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ca. 1950
45 9/16 x 10 5/8 x 9 7/16 in. (115.7 x 27 x 24 cm)

Unknown, Mindimbit
New Guinean

Object Type: Sculpture
Medium and Support: Raffia, bamboo, grass, shell, ivory and feathers
Credit Line: Gift of Mr. and Mrs. William Cowgill and Dr. Ruth and Dr. Seymour Schwartz
Accession Number: 1992.27
Link to this object
Location: Not currently on view

Today, the country of Papua New Guinea is largely Christian. Masks remain a part of its culture as vestiges of earlier animist and ancestor worship religions. Although the modern versions are made to be sold to western tourists, the artists use the same centuries-old materials and techniques of the traditional forms. This mask contains an interior armature to rest on the wearer’s shoulders. Thatches of red grass on either side obscure hand holes to allow the wearer to manipulate the mask without detection. Its pristine condition exposes the mask’s function as an aesthetic object made for sale, rather than a ritual one made for use.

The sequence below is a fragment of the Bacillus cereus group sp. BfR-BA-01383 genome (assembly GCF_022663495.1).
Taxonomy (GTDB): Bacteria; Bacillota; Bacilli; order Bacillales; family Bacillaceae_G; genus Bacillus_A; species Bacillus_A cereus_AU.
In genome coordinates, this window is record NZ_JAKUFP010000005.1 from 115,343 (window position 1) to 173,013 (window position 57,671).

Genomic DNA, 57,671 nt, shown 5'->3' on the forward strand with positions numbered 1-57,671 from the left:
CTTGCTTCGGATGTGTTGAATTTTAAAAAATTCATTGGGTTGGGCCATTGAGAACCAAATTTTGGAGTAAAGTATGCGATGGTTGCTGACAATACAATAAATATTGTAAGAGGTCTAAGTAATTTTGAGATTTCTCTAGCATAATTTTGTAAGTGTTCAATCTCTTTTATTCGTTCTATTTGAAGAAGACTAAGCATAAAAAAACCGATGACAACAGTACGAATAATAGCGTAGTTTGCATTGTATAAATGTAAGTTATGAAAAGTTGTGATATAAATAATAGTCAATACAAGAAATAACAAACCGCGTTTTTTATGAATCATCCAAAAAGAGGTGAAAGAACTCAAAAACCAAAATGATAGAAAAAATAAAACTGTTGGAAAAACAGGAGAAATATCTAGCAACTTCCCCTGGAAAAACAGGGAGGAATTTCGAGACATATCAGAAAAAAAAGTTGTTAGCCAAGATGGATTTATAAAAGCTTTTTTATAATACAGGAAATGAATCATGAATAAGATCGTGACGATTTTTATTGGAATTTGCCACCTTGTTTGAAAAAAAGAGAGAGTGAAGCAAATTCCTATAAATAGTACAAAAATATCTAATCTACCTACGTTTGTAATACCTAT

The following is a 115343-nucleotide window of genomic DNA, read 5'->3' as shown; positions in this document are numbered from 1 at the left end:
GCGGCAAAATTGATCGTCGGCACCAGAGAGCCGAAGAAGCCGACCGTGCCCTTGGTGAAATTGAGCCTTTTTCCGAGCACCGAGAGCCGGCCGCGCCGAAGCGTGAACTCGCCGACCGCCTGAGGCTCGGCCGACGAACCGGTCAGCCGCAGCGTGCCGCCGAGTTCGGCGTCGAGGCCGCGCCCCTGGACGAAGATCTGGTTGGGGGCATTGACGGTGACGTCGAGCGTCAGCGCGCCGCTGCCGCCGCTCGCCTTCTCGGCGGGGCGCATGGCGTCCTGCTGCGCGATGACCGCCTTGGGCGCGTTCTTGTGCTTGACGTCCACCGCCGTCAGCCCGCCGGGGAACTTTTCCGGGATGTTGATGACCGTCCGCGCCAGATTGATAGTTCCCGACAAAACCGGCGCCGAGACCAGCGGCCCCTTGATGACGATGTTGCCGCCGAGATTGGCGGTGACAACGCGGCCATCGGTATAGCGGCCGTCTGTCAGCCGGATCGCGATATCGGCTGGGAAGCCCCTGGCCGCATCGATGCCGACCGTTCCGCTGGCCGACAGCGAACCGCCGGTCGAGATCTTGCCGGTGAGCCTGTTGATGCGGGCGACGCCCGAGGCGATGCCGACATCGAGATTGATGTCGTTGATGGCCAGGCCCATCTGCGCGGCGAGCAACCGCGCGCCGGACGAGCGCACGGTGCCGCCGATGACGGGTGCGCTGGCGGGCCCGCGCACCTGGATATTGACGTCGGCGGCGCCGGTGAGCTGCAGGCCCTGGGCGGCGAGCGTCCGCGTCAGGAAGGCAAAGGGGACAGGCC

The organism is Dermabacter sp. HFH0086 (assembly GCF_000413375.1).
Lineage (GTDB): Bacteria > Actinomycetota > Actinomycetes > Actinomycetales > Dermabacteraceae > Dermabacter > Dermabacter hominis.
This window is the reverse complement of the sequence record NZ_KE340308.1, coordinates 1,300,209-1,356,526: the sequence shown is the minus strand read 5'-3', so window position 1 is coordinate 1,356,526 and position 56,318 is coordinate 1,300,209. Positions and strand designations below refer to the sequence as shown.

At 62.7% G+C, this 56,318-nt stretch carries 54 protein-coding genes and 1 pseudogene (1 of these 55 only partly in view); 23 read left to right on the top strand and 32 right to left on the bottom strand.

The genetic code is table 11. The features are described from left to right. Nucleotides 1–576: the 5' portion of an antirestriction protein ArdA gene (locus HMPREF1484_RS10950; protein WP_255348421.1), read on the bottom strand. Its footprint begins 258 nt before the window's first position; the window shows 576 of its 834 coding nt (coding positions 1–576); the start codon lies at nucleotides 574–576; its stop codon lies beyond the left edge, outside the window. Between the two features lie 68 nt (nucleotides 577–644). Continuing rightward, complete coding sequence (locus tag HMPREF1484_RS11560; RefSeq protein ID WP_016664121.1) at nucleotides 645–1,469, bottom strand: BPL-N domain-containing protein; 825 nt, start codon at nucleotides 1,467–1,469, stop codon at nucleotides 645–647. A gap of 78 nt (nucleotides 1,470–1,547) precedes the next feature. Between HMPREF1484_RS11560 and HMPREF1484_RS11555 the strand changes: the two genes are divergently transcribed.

[Label text from It Came From the Vault exhibition, 2013]

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It Came from the Vault exhibition catalogue Entry for this artwork in the It Came from the Vault exhibition catalogue. The exhibition ran from March 17-June 9, 2013

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